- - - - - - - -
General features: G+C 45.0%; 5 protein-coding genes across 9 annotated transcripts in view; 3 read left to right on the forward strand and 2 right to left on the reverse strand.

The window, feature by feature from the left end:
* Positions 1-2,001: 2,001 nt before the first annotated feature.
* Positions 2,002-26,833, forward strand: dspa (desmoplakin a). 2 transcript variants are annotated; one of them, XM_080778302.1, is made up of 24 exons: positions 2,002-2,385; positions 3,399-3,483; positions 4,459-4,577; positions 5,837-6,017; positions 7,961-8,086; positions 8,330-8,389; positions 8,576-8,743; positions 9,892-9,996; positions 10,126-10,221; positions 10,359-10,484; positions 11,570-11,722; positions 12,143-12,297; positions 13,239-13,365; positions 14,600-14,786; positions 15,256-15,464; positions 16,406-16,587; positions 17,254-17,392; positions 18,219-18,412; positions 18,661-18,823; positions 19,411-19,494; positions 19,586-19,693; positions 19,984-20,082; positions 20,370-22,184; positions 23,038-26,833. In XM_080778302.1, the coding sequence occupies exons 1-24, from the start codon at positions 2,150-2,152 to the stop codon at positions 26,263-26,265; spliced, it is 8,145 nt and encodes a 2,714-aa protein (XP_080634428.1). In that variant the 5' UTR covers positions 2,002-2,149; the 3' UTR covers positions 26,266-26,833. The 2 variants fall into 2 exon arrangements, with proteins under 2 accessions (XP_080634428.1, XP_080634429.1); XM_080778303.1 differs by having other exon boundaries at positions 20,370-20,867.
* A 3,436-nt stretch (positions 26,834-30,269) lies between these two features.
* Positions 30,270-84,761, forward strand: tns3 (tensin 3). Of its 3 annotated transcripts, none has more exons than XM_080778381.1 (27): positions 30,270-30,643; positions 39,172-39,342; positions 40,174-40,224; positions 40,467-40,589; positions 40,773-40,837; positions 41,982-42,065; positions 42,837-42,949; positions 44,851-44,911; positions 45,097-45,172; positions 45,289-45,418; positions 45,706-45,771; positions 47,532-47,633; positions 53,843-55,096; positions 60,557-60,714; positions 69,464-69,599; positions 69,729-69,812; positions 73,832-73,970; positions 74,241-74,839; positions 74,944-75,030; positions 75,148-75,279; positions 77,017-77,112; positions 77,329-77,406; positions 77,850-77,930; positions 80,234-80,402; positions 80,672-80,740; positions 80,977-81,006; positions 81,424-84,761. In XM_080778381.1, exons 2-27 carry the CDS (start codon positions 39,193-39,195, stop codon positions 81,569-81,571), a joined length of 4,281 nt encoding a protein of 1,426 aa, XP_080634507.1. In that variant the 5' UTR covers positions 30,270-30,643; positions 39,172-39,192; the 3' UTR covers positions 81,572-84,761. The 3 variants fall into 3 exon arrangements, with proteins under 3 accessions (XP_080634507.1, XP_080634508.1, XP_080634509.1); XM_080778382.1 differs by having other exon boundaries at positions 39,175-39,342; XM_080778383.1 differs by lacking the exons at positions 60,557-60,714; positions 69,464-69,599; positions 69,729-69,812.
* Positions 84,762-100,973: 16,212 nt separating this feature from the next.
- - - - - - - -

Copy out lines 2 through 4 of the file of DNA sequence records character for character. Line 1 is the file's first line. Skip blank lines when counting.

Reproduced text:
The window, feature by feature from the left end:
* Positions 1-2,001: 2,001 nt before the first annotated feature.
* Positions 2,002-26,833, forward strand: dspa (desmoplakin a). 2 transcript variants are annotated; one of them, XM_080778302.1, is made up of 24 exons: positions 2,002-2,385; positions 3,399-3,483; positions 4,459-4,577; positions 5,837-6,017; positions 7,961-8,086; positions 8,330-8,389; positions 8,576-8,743; positions 9,892-9,996; positions 10,126-10,221; positions 10,359-10,484; positions 11,570-11,722; positions 12,143-12,297; positions 13,239-13,365; positions 14,600-14,786; positions 15,256-15,464; positions 16,406-16,587; positions 17,254-17,392; positions 18,219-18,412; positions 18,661-18,823; positions 19,411-19,494; positions 19,586-19,693; positions 19,984-20,082; positions 20,370-22,184; positions 23,038-26,833. In XM_080778302.1, the coding sequence occupies exons 1-24, from the start codon at positions 2,150-2,152 to the stop codon at positions 26,263-26,265; spliced, it is 8,145 nt and encodes a 2,714-aa protein (XP_080634428.1). In that variant the 5' UTR covers positions 2,002-2,149; the 3' UTR covers positions 26,266-26,833. The 2 variants fall into 2 exon arrangements, with proteins under 2 accessions (XP_080634428.1, XP_080634429.1); XM_080778303.1 differs by having other exon boundaries at positions 20,370-20,867.